Location and Geography
The United Kingdom is a sovereign state situated west of continental Europe; its total area is 244,820 square kilometres. It comprises four countries: England, Scotland, Wales, and Northern Ireland. Northern Ireland is the only part of the U.K. with a land border (with the Republic of Ireland); the rest of the state is surrounded by bodies of water (the Atlantic Ocean, the North Sea, the English Channel, and the Irish Sea. The English Channel separates the U.K.’s southern coastline from France.
The United Kingdom is renowned for its level plains and rolling green countryside. These predominate in the south and the east, whereas to the north and the west, the landscape includes rugged hills and low mountains. The capital is London.
The U.K. has a temperate climate, and one that is remarkably varied due to all the water surrounding the area – conditions can change greatly from one day to the next. Scotland in the north tends to be cooler than England, while Wales is generally wetter with more cloud cover. Temperatures generally range from around 0º Celcius in winter to 32º Celcius in summer. In all parts of the U.K., waterproof jackets should be part of the wardrobe.
A member of the G7 and G20 groups, the U.K. economy is the sixth largest in the world by GDP – and among the top three in Europe. It was historically the lead nation in becoming industrialised, and London remains one of the world’s main financial centres.
Services, particularly banking, insurance, and business services, contribute by far the largest proportion of GDP, with industry and manufacturing becoming increasingly less important (as in most affluent nations). While it accounts for a relatively small proportion of GDP, the agricultural industry in the U.K. is highly intensive and efficient, producing roughly 60% of food needs but employing less than 2% of the labour force.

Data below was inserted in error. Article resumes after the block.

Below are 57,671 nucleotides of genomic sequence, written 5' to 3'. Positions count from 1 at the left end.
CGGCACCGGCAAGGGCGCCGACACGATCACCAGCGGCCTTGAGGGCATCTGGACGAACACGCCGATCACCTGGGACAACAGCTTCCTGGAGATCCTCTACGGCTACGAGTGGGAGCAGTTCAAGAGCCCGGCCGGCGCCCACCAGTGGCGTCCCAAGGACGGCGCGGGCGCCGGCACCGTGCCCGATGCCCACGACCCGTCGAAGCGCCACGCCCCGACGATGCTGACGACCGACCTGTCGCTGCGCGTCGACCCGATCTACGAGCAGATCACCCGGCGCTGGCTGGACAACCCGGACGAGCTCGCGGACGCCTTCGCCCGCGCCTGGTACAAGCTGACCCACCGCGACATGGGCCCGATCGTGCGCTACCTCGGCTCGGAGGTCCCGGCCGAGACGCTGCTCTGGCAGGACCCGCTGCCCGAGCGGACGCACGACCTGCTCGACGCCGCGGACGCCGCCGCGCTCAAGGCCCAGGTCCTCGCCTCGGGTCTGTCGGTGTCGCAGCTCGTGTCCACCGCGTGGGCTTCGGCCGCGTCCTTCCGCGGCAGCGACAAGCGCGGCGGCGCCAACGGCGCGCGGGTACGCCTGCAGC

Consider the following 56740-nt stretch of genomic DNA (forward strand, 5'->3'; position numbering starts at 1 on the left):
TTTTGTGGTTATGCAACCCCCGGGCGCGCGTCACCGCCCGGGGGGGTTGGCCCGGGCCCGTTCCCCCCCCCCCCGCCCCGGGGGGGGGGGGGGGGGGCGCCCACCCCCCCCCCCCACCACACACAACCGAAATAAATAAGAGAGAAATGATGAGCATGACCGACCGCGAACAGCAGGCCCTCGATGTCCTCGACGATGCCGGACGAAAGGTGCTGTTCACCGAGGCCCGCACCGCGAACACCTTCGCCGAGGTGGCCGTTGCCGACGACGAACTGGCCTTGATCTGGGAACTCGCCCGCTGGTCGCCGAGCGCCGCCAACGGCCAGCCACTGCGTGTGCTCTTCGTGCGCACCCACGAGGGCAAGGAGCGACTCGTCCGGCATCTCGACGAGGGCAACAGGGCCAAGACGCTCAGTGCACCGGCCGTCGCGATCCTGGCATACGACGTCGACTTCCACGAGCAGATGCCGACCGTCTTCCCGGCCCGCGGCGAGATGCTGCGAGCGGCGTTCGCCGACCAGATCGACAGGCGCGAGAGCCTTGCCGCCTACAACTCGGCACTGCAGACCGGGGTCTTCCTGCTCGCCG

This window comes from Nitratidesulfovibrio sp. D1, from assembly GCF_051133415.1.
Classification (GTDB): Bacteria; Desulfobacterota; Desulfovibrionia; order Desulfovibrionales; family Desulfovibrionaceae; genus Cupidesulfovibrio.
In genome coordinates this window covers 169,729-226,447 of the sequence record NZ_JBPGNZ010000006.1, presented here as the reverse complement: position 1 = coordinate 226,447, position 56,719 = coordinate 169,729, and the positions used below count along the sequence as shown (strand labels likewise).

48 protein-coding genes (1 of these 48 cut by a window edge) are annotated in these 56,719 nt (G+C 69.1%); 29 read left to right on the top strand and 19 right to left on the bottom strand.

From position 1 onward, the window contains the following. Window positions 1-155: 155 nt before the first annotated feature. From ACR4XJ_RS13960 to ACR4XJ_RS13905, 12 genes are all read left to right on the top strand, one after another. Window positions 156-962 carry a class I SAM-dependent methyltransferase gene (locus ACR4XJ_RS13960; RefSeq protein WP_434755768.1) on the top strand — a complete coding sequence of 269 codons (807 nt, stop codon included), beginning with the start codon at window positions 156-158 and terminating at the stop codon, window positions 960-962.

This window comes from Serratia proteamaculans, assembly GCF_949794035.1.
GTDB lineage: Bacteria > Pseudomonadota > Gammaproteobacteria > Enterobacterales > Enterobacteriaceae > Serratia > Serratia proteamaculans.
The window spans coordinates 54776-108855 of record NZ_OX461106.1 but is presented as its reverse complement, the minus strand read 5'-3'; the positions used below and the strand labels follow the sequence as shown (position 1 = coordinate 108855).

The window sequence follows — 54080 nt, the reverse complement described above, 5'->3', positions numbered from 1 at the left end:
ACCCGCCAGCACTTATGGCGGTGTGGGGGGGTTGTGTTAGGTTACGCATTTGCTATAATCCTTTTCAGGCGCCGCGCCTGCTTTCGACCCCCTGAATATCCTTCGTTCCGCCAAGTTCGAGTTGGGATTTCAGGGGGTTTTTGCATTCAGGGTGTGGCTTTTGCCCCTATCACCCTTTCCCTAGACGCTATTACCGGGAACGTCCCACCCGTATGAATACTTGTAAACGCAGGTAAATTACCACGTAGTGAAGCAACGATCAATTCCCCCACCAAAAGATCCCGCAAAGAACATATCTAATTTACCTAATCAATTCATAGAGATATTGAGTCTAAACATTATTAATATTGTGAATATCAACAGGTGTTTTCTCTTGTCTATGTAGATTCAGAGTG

The currency of the UK remains the Pound Sterling.
Living Conditions and Cost of Living
In the U.K., the cost of living can vary considerably depending upon location. This link gives some rough accommodation and daily expenses averages for 2016.
“International undergraduate tuition fees vary considerably, starting at around £10,000 (~US$12,300) and going up to £35,000 (~US$43,100) or more for medical degrees. At all levels, humanities and social sciences degrees tend to cost the least, while laboratory and clinical degree programs are markedly more expensive.
Combine these fees with the average cost of living in the UK, around £12,000 (~$14,750), and the total average cost of studying in the UK comes up to at least £22,000 (~$27,040) per year. Studying in the capital city, meanwhile, is likely to be significantly more expensive.”
Students from EU countries can receive National Health System (NHS) benefits while studying in the U.K., and may also be entitled to some financial or other forms of assistance. Non-EU students may be eligible for some health benefits under the NHS.
The U.K. lifestyle provides opportunities to experience a wide range of live theatre, museums, art galleries, historical towns and buildings. Travel is available to most parts of the U.K. via train and/or bus and the U.K. abounds in bed and breakfast accommodation as well as backpacker hostels.